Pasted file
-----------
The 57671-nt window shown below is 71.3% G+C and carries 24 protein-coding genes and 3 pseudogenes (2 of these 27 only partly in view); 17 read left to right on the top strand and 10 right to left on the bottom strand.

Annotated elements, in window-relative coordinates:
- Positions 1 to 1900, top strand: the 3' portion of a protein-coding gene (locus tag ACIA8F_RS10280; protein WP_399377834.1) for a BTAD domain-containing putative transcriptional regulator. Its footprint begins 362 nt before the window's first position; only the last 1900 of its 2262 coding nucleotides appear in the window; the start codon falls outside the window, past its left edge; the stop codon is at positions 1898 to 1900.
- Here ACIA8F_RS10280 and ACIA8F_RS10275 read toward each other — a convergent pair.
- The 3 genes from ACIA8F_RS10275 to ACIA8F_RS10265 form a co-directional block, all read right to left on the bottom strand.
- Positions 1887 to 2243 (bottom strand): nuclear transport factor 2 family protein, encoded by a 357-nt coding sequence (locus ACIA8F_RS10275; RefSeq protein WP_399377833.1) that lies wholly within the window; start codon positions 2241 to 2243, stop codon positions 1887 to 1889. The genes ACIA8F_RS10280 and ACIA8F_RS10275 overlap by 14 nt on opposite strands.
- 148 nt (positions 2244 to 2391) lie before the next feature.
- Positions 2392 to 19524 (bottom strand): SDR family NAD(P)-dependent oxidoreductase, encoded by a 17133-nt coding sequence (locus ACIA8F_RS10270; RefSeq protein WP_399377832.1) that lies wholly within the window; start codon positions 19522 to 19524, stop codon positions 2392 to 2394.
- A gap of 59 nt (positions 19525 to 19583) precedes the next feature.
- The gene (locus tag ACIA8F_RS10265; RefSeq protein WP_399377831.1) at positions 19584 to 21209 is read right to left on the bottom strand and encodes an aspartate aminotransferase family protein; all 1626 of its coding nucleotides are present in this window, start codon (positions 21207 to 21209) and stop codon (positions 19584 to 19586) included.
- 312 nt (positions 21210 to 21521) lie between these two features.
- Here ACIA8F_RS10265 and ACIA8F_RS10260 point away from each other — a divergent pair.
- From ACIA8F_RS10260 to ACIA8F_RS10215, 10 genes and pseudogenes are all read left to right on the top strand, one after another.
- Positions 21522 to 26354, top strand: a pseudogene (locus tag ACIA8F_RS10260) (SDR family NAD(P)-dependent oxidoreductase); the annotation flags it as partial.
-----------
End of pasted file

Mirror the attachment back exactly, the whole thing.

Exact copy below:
The 57671-nt window shown below is 71.3% G+C and carries 24 protein-coding genes and 3 pseudogenes (2 of these 27 only partly in view); 17 read left to right on the top strand and 10 right to left on the bottom strand.

Annotated elements, in window-relative coordinates:
- Positions 1 to 1900, top strand: the 3' portion of a protein-coding gene (locus tag ACIA8F_RS10280; protein WP_399377834.1) for a BTAD domain-containing putative transcriptional regulator. Its footprint begins 362 nt before the window's first position; only the last 1900 of its 2262 coding nucleotides appear in the window; the start codon falls outside the window, past its left edge; the stop codon is at positions 1898 to 1900.
- Here ACIA8F_RS10280 and ACIA8F_RS10275 read toward each other — a convergent pair.
- The 3 genes from ACIA8F_RS10275 to ACIA8F_RS10265 form a co-directional block, all read right to left on the bottom strand.
- Positions 1887 to 2243 (bottom strand): nuclear transport factor 2 family protein, encoded by a 357-nt coding sequence (locus ACIA8F_RS10275; RefSeq protein WP_399377833.1) that lies wholly within the window; start codon positions 2241 to 2243, stop codon positions 1887 to 1889. The genes ACIA8F_RS10280 and ACIA8F_RS10275 overlap by 14 nt on opposite strands.
- 148 nt (positions 2244 to 2391) lie before the next feature.
- Positions 2392 to 19524 (bottom strand): SDR family NAD(P)-dependent oxidoreductase, encoded by a 17133-nt coding sequence (locus ACIA8F_RS10270; RefSeq protein WP_399377832.1) that lies wholly within the window; start codon positions 19522 to 19524, stop codon positions 2392 to 2394.
- A gap of 59 nt (positions 19525 to 19583) precedes the next feature.
- The gene (locus tag ACIA8F_RS10265; RefSeq protein WP_399377831.1) at positions 19584 to 21209 is read right to left on the bottom strand and encodes an aspartate aminotransferase family protein; all 1626 of its coding nucleotides are present in this window, start codon (positions 21207 to 21209) and stop codon (positions 19584 to 19586) included.
- 312 nt (positions 21210 to 21521) lie between these two features.
- Here ACIA8F_RS10265 and ACIA8F_RS10260 point away from each other — a divergent pair.
- From ACIA8F_RS10260 to ACIA8F_RS10215, 10 genes and pseudogenes are all read left to right on the top strand, one after another.
- Positions 21522 to 26354, top strand: a pseudogene (locus tag ACIA8F_RS10260) (SDR family NAD(P)-dependent oxidoreductase); the annotation flags it as partial.